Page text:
Sometime you want to change your straight punch into a spiral punch. You have to turn your elbow joint sideway.
There are very few absolute "wrong". There are definitely times I choose to let the elbow move out. Best reason off the top of my head is the boxer's move of guarding the face with that shoulder, which I do at times when sparring. You have to move the elbow to the outside for that - arm has to turn.
 

arnisador

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Tensho was my absolute favorite in Goju. I loved it.

I learned vertical-fist in my first style, Isshin-ryu, where the thumb went on top to "compact the fist and make it stronger" (!), and it was hard to lose that habit as I transitioned to Goju, then Uechi (also unique in its own way), and finally the FMA. I kept doing it automatically for years. But then I got vertical fist again in Wing Chun and in JKD, including sometimes in a boxer's hook in the latter.

I think of an overhand which might over-rotate and, e.g., some Ryukyu Kempo groups doing only a 3/4 rotation, and a shovel uppercut that might be palm-up, and I am far from convinced that there is a "special" orientation for the fist that matters more than what's physiologically comfortable/aligned within a given movement.
 

Wing Woo Gar

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Is it wrong to turn your elbow joint side way when you throw a straight punch?

Sometime you want to change your straight punch into a spiral punch. You have to turn your elbow joint sideway.
You or your style may name and define things differently than I do. I cant see what you call a straight punch vs spiral punch. I had believed I was specific in my description earlier in the thread. Perhaps someone more articulate than I am can weigh in?
 

dvcochran

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There are very few absolute "wrong". There are definitely times I choose to let the elbow move out. Best reason off the top of my head is the boxer's move of guarding the face with that shoulder, which I do at times when sparring. You have to move the elbow to the outside for that - arm has to turn.
I have been trying to picture and reconcile this in my head. I know what you mean when you reference boxers guard. Would it be correct to say you would only do this in an open or semi-open stance where the body presented to the opponent? I can definitely see it if I was really close inside on the opponent.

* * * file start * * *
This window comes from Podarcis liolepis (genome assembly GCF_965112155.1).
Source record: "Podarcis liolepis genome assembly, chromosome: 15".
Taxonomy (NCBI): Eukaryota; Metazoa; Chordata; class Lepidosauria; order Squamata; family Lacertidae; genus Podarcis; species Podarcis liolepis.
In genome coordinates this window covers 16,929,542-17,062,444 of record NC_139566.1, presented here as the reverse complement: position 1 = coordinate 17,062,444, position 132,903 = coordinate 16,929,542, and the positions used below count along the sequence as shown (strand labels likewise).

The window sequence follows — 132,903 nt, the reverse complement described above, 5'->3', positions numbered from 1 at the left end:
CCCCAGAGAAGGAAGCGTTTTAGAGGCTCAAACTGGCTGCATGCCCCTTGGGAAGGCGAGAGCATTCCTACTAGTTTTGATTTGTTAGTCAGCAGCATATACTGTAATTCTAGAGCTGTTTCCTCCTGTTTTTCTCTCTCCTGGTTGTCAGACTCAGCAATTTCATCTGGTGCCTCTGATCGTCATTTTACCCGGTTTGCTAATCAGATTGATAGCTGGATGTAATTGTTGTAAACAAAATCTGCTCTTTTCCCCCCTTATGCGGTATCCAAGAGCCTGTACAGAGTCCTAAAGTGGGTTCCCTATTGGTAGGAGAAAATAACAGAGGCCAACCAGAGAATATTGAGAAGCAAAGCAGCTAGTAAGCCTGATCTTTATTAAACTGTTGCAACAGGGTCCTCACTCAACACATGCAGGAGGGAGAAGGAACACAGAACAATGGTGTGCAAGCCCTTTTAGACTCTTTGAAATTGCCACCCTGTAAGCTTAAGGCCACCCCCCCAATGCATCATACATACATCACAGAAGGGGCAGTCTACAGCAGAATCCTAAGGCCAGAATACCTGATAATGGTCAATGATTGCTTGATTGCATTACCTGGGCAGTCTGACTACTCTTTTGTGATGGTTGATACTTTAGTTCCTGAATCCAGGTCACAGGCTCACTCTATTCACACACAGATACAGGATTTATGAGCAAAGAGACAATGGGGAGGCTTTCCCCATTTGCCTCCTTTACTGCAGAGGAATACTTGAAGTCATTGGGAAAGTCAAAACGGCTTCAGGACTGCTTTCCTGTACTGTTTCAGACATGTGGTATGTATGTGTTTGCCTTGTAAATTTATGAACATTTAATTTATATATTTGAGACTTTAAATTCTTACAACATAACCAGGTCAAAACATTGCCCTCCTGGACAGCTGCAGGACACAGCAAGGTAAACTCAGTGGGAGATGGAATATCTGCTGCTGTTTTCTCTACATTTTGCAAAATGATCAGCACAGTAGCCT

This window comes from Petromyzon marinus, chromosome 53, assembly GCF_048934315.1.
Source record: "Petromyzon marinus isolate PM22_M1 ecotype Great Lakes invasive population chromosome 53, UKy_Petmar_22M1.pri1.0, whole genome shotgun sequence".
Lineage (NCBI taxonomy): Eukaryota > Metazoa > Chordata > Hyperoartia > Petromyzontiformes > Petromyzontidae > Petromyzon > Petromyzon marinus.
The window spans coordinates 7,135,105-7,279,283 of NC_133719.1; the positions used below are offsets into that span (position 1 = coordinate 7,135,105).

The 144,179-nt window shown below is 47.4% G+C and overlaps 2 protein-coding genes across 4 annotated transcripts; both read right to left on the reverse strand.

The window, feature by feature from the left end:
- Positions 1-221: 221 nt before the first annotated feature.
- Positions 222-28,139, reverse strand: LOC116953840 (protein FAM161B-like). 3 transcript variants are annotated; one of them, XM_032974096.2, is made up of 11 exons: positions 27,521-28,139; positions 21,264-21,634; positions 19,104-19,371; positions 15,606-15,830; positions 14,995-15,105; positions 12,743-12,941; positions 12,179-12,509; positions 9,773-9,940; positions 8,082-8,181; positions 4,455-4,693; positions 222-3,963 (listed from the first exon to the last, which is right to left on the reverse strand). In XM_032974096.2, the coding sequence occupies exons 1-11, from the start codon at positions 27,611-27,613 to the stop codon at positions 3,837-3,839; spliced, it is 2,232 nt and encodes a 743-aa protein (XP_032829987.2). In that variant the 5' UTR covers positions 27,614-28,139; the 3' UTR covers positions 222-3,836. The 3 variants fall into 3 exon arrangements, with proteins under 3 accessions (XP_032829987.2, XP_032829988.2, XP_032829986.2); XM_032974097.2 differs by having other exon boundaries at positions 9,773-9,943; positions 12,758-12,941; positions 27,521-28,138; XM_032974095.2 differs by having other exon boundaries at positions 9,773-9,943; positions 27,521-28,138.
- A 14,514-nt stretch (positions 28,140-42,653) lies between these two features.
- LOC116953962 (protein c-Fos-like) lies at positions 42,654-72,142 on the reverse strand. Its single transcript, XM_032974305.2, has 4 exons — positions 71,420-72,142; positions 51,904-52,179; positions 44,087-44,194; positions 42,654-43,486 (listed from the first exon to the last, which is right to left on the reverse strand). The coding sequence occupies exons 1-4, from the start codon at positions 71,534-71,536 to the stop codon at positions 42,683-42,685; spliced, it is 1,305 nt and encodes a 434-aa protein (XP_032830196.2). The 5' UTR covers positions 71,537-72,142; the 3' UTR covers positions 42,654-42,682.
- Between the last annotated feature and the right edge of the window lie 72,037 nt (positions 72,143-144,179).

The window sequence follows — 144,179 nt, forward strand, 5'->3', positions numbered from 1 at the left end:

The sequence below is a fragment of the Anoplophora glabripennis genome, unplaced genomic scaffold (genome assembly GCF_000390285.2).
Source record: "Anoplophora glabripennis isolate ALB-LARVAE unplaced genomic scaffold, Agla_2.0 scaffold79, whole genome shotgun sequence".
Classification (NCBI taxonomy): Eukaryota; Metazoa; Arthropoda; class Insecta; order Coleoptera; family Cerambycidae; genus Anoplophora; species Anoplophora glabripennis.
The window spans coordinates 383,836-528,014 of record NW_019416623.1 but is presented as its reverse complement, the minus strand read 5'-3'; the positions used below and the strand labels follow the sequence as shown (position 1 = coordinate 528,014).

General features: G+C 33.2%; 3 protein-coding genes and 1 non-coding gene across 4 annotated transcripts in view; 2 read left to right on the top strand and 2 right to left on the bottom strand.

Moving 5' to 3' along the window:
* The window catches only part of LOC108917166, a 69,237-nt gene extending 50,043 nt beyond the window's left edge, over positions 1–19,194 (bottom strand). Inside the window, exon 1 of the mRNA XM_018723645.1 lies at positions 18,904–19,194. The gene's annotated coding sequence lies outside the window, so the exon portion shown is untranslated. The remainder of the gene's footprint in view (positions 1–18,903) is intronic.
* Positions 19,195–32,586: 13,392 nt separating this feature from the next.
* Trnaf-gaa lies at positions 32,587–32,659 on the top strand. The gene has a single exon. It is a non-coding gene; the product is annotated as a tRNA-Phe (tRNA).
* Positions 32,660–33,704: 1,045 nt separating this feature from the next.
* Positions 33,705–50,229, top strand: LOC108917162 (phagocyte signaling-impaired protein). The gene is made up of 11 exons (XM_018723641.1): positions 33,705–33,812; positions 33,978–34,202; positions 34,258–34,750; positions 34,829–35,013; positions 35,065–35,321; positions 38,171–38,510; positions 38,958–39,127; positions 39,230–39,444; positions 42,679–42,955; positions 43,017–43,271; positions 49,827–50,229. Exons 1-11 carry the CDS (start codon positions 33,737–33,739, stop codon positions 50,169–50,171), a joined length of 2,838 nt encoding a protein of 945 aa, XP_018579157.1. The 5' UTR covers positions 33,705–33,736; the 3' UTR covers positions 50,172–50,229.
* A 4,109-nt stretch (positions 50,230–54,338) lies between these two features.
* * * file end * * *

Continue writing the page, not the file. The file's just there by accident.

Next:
In a kicking style this arm motion would be ripe for getting a mid-section kick when in a closed stance. Of course, what is done with the lead in regards to blocking/punching is very different when punches to the face are illegal.
 

Gerry Seymour

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I have been trying to picture and reconcile this in my head. I know what you mean when you reference boxers guard. Would it be correct to say you would only do this in an open or semi-open stance where the body presented to the opponent? I can definitely see it if I was really close inside on the opponent.
In a kicking style this arm motion would be ripe for getting a mid-section kick when in a closed stance. Of course, what is done with the lead in regards to blocking/punching is very different when punches to the face are illegal.
Close-in, I'm likely transitioning to clinch or something else to get to grappling. If I'm striking-only, I don't tend to play that close in (likely because I think of that as my grappling-transition range). I don't know if my definition of "open" stance would be the same as yours (for me, that would be facing full-front, as opposed to a "fighting" stance, which is bladed).

In any case, my guard changes somewhat as distance changes. In general (though not absolutely), I transition from a classical-looking Karate guard at (and beyond) kicking distance, gradually to a close boxing-type guard at relatively close distances. Obviously, that changes depending upon what both I and my opponent are doing. As for the punch that raises the shoulder (I never picked up a name for this - I've always just called it "the punch that raises the shoulder") to cover the jaw, that's a mid-range weapon for me.